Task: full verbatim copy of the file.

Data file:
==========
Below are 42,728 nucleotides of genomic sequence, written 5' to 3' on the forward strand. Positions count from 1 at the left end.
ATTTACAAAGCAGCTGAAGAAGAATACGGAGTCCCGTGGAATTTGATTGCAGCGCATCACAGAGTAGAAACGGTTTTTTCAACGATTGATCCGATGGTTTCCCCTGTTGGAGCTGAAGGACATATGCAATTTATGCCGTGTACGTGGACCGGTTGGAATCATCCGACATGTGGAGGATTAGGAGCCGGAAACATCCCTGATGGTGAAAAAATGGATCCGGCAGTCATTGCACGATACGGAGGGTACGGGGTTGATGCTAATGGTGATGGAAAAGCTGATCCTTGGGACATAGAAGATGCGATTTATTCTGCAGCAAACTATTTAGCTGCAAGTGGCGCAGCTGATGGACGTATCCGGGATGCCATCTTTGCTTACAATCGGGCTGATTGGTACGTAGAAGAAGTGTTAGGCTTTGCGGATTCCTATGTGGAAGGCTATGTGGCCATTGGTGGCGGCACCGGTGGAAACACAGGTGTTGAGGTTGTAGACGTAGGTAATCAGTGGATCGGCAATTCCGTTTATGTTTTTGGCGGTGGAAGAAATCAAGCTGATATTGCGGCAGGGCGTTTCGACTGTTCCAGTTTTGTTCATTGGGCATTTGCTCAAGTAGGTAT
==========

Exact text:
Below are 42,728 nucleotides of genomic sequence, written 5' to 3' on the forward strand. Positions count from 1 at the left end.
ATTTACAAAGCAGCTGAAGAAGAATACGGAGTCCCGTGGAATTTGATTGCAGCGCATCACAGAGTAGAAACGGTTTTTTCAACGATTGATCCGATGGTTTCCCCTGTTGGAGCTGAAGGACATATGCAATTTATGCCGTGTACGTGGACCGGTTGGAATCATCCGACATGTGGAGGATTAGGAGCCGGAAACATCCCTGATGGTGAAAAAATGGATCCGGCAGTCATTGCACGATACGGAGGGTACGGGGTTGATGCTAATGGTGATGGAAAAGCTGATCCTTGGGACATAGAAGATGCGATTTATTCTGCAGCAAACTATTTAGCTGCAAGTGGCGCAGCTGATGGACGTATCCGGGATGCCATCTTTGCTTACAATCGGGCTGATTGGTACGTAGAAGAAGTGTTAGGCTTTGCGGATTCCTATGTGGAAGGCTATGTGGCCATTGGTGGCGGCACCGGTGGAAACACAGGTGTTGAGGTTGTAGACGTAGGTAATCAGTGGATCGGCAATTCCGTTTATGTTTTTGGCGGTGGAAGAAATCAAGCTGATATTGCGGCAGGGCGTTTCGACTGTTCCAGTTTTGTTCATTGGGCATTTGCTCAAGTAGGTAT